Can the government make us happy?

When it comes to happiness, myths abound. For centuries we have hotly debated what makes a good life, where satisfaction ultimately comes from and fundamentally how we can be happy. The determination to ask what leads to human flourishing is perhaps what sets apart civilised countries from uncivilised ones. It is only recently, though, that we have come up with anything as preposterous as the idea that the government can and should survey us to work out how to make us happy.

The Institute of Economic Affairs today publishes a watershed work on wellbeing economics. In it, among other things, we critique two of the most prevalent myths on happiness. …and the Pursuit of Happiness: wellbeing and the Role of Government attacks the “Easterlin Paradox” which suggests that an increase in absolute income does not correspond to a rise in happiness and also one of the perceived implications of the recent work The Spirit Level which, it is widely claimed, argues there is a link between happiness and equality in a society.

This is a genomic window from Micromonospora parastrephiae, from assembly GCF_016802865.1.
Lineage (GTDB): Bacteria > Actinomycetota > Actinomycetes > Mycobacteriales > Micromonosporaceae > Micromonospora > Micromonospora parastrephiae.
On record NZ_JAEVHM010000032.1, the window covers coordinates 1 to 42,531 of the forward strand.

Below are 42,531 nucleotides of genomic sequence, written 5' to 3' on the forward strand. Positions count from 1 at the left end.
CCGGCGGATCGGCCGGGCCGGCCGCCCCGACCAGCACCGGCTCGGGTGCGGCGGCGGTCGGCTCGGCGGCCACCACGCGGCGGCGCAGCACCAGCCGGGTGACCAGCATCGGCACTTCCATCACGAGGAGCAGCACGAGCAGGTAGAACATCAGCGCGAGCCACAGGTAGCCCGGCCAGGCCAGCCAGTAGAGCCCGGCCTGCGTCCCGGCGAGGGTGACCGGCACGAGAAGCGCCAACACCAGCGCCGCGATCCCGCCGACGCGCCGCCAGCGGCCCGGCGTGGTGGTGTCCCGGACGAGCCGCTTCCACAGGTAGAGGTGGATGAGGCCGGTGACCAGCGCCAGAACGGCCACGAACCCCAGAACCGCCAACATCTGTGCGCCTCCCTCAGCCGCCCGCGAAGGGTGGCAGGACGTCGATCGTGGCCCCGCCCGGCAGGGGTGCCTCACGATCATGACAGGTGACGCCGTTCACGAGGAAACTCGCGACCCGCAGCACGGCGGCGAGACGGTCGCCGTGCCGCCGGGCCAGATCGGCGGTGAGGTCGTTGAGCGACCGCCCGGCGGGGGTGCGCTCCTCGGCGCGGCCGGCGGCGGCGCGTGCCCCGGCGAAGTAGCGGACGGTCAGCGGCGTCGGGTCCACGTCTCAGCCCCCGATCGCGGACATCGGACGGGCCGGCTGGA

Crucially, new evidence finds that not only is there a significant relationship between people getting richer and getting happier but also that across the world it is clear that richer societies are happier societies. At the same time, there is remarkably little relationship between happiness and inequality.

In addition to this the publication shows a clear relationship between a smaller state and happiness. Amazingly, where governments spend a lot, people’s levels of happiness decrease – interestingly this holds “regardless of how effective government bureaucracy is or how democratic a country is”. This study shows that “increasing government spending by about a third… would cause a direct reduction in happiness of roughly 5-6%”.

Read the rest of the article on the Daily Telegraph website.

Communications Director

Ruth Porter is Communications Director at the Institute of Economic Affairs. She has worked in public policy and communications for nearly a decade. During this time she has represented UK businesses working in areas including software, energy and electronics. She studied politics and philosophy at the University of Warwick before moving to New Zealand, where she worked for the independent think tank, Maxim Institute. Ruth worked on the research team looking at a wide range of issues from social policy to tax reform. She co-authored a series of reports on education that won the Innovative Projects category of the Sir Antony Fisher International Memorial Awards and edited the book Pursuing social justice in New Zealand, which was launched by New Zealand's Governor-General. She has written for various publications, including the Wall Street Journal and The Sunday Times, she also writes regularly for the Daily Telegraph website and is a frequent commentator in the British media on programmes such as Newsnight and Sky’s Boulton & Co.